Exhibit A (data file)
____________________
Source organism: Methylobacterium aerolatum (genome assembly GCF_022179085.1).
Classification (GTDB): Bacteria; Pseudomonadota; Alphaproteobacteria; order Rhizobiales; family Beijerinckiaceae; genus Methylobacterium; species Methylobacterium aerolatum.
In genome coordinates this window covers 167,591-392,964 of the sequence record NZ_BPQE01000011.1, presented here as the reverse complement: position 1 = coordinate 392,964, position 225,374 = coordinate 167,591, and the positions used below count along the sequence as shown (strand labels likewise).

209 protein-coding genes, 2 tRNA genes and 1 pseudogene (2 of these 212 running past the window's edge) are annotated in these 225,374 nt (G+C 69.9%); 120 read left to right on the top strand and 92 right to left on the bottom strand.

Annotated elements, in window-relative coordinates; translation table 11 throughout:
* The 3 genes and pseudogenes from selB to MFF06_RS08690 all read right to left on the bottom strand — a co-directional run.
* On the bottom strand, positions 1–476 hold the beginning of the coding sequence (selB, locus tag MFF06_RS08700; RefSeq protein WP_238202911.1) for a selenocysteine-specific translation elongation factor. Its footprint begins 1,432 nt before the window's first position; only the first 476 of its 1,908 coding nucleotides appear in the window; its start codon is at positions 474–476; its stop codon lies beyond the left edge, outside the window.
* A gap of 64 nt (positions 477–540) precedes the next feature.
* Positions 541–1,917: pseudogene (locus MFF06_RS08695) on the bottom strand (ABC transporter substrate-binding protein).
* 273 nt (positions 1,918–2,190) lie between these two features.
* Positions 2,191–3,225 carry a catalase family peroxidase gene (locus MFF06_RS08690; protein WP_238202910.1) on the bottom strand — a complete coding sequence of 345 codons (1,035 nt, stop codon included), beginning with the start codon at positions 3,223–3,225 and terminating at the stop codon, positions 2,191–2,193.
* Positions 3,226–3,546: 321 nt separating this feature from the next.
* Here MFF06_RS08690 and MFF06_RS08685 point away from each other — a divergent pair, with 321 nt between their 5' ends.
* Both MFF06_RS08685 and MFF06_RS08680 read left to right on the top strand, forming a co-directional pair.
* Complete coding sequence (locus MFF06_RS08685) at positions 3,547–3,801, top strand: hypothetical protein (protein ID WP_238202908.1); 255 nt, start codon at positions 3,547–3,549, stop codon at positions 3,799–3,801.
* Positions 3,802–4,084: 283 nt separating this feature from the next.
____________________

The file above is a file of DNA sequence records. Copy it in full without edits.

Source organism: Methylobacterium aerolatum (genome assembly GCF_022179085.1).
Classification (GTDB): Bacteria; Pseudomonadota; Alphaproteobacteria; order Rhizobiales; family Beijerinckiaceae; genus Methylobacterium; species Methylobacterium aerolatum.
In genome coordinates this window covers 167,591-392,964 of the sequence record NZ_BPQE01000011.1, presented here as the reverse complement: position 1 = coordinate 392,964, position 225,374 = coordinate 167,591, and the positions used below count along the sequence as shown (strand labels likewise).

209 protein-coding genes, 2 tRNA genes and 1 pseudogene (2 of these 212 running past the window's edge) are annotated in these 225,374 nt (G+C 69.9%); 120 read left to right on the top strand and 92 right to left on the bottom strand.

Annotated elements, in window-relative coordinates; translation table 11 throughout:
* The 3 genes and pseudogenes from selB to MFF06_RS08690 all read right to left on the bottom strand — a co-directional run.
* On the bottom strand, positions 1–476 hold the beginning of the coding sequence (selB, locus tag MFF06_RS08700; RefSeq protein WP_238202911.1) for a selenocysteine-specific translation elongation factor. Its footprint begins 1,432 nt before the window's first position; only the first 476 of its 1,908 coding nucleotides appear in the window; its start codon is at positions 474–476; its stop codon lies beyond the left edge, outside the window.
* A gap of 64 nt (positions 477–540) precedes the next feature.
* Positions 541–1,917: pseudogene (locus MFF06_RS08695) on the bottom strand (ABC transporter substrate-binding protein).
* 273 nt (positions 1,918–2,190) lie between these two features.
* Positions 2,191–3,225 carry a catalase family peroxidase gene (locus MFF06_RS08690; protein WP_238202910.1) on the bottom strand — a complete coding sequence of 345 codons (1,035 nt, stop codon included), beginning with the start codon at positions 3,223–3,225 and terminating at the stop codon, positions 2,191–2,193.
* Positions 3,226–3,546: 321 nt separating this feature from the next.
* Here MFF06_RS08690 and MFF06_RS08685 point away from each other — a divergent pair, with 321 nt between their 5' ends.
* Both MFF06_RS08685 and MFF06_RS08680 read left to right on the top strand, forming a co-directional pair.
* Complete coding sequence (locus MFF06_RS08685) at positions 3,547–3,801, top strand: hypothetical protein (protein ID WP_238202908.1); 255 nt, start codon at positions 3,547–3,549, stop codon at positions 3,799–3,801.
* Positions 3,802–4,084: 283 nt separating this feature from the next.